Wednesday, December 14th, 2011: "Hamlet and the Dilemma of Choice" Dan Brenner, M.D. Dr. Dan Brenner, M.D., is a psychoanalyst, a member of the Boston Psychoanalytic Society and Institute, and an Instructor in Psychiatry at Harvard Medical School. Dr. Brenner has a private practice in Cambridge, Massachusetts, but also remains active as a composer and musician. He has written the scores for more than 20 short films and four feature films, including Rhythm Thief and Spare Me, many of which have screened at international festivals including Sundance, Berlin, and Venice. He is co-author of the Russian language film The Riddle, a coming of age story about a 10-year-old boy in post-communist Russia, and was a member of the band Magnet, with former Velvet Underground drummer Moe Tucker, which published three CDs on Atlantic records. He recently completed a solo album, entitled Little Dark Angel, produced by eight-time Grammy Award winner Jay Newland.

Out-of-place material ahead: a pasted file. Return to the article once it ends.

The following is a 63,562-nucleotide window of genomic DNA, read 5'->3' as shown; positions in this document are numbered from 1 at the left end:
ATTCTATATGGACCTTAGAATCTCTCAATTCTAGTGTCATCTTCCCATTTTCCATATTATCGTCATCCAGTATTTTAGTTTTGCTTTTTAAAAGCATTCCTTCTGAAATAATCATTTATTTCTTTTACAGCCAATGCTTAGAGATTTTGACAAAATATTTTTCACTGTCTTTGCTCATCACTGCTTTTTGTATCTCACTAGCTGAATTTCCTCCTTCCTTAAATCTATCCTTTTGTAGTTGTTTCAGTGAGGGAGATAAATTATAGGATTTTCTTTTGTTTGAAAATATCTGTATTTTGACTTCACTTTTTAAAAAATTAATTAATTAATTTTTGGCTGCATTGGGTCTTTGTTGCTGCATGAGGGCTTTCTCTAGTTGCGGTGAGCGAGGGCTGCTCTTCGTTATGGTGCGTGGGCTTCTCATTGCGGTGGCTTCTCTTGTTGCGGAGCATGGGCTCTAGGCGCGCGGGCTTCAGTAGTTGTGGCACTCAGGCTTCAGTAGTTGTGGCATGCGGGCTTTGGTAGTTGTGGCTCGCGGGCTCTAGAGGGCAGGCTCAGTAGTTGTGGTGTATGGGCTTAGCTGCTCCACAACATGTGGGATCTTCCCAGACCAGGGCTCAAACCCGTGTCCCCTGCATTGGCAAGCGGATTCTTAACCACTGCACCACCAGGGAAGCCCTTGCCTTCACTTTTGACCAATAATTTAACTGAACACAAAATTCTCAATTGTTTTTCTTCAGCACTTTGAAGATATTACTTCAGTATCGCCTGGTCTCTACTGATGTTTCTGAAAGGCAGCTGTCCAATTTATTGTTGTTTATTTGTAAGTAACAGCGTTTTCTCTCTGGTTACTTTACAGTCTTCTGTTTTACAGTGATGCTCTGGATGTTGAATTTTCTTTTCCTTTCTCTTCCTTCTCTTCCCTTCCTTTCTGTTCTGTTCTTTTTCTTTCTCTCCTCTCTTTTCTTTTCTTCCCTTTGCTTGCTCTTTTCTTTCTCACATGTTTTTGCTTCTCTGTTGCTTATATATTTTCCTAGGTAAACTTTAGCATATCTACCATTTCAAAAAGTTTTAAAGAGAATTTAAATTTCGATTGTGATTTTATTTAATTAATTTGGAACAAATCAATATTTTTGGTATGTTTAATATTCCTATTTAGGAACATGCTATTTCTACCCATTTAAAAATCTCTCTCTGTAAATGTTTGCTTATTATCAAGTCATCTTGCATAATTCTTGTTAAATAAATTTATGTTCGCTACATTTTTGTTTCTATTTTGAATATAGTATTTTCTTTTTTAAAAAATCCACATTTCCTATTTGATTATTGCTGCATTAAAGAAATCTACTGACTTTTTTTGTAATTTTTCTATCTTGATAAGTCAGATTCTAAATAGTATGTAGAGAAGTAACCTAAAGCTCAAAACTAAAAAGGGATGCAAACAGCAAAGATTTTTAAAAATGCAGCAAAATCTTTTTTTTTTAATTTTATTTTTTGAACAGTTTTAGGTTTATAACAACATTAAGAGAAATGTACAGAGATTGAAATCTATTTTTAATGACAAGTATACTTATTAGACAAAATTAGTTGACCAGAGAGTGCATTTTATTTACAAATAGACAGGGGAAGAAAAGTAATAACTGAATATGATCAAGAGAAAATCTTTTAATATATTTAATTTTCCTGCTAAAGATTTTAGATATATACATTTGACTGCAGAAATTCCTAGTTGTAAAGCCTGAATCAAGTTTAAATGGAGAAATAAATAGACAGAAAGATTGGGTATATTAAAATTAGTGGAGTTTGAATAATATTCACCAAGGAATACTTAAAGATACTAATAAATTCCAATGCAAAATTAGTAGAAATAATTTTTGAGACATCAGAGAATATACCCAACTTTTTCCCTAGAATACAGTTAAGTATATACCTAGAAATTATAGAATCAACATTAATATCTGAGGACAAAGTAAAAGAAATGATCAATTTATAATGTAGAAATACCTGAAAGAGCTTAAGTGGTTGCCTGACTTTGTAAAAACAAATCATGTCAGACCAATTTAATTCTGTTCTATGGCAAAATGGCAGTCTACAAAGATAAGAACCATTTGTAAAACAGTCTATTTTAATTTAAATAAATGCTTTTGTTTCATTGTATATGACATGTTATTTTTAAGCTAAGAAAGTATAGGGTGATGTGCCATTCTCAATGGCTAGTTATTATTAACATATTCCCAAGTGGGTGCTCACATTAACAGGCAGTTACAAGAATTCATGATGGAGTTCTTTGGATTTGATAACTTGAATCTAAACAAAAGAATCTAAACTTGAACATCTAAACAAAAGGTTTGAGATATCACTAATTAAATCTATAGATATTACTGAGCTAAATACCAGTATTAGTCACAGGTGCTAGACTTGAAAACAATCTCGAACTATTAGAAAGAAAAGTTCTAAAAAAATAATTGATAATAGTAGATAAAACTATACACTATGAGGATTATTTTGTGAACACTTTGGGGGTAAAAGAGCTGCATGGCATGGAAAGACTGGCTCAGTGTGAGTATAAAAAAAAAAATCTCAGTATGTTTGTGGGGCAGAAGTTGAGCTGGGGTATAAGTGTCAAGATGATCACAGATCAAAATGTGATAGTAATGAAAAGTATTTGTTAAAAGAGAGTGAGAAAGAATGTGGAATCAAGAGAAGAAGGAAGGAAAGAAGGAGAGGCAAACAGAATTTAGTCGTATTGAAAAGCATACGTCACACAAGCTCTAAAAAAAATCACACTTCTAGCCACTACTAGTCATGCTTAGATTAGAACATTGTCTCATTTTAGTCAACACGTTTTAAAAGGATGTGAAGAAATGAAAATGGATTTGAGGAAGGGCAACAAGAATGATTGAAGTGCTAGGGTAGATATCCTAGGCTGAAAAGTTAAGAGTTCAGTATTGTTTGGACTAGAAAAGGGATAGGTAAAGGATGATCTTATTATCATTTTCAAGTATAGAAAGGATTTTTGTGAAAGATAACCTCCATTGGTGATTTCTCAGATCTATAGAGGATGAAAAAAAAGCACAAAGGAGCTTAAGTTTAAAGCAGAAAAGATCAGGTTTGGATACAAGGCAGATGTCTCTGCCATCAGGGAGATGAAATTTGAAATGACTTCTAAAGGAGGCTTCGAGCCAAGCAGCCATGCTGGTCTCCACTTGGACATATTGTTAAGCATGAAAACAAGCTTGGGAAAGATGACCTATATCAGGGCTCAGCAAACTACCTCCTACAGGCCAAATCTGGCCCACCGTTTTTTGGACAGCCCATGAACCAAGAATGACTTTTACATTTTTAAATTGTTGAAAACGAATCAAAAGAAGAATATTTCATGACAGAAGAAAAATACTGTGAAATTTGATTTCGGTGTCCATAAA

Thursday, December 15th 2011: "Hamlet: Crime, Insanity and the Forensic Challenge" Thomas G. Gutheil, M.D. A graduate of Harvard College and Harvard Medical School, Dr. Thomas G. Gutheil is a Professor of Psychiatry in the Departments of Psychiatry at Harvard Medical School and at the Beth Israel Deaconess Medical Center in Boston. He also has a long association with the Massachusetts Mental Health Center, having served as a staff member there for 34 years. An internationally renowned teacher, lecturer, author and consultant on medical-legal issues, risk management and malpractice prevention, Dr. Gutheil is the first professor of Psychiatry in the history of the Harvard Medical School to be board certified in both general and forensic psychiatry. Dr. Gutheil also served as an A.P.A. delegate to the American Bar Association’s Task Force on the insanity defense, and as Special Consultant to the Department of Justice of the Federal Government of Canada. In regard to William Shakespeare’s “Hamlet,” Dr. Gutheil was the opposing witness of Dr. Alan A. Stone in Supreme Court Justice, Anthony M. Kennedy’s famous “Trial of Hamlet,” in Washington, DC, and at Boston’s Huntington Theatre Company. Not surprisingly, both productions were sold out!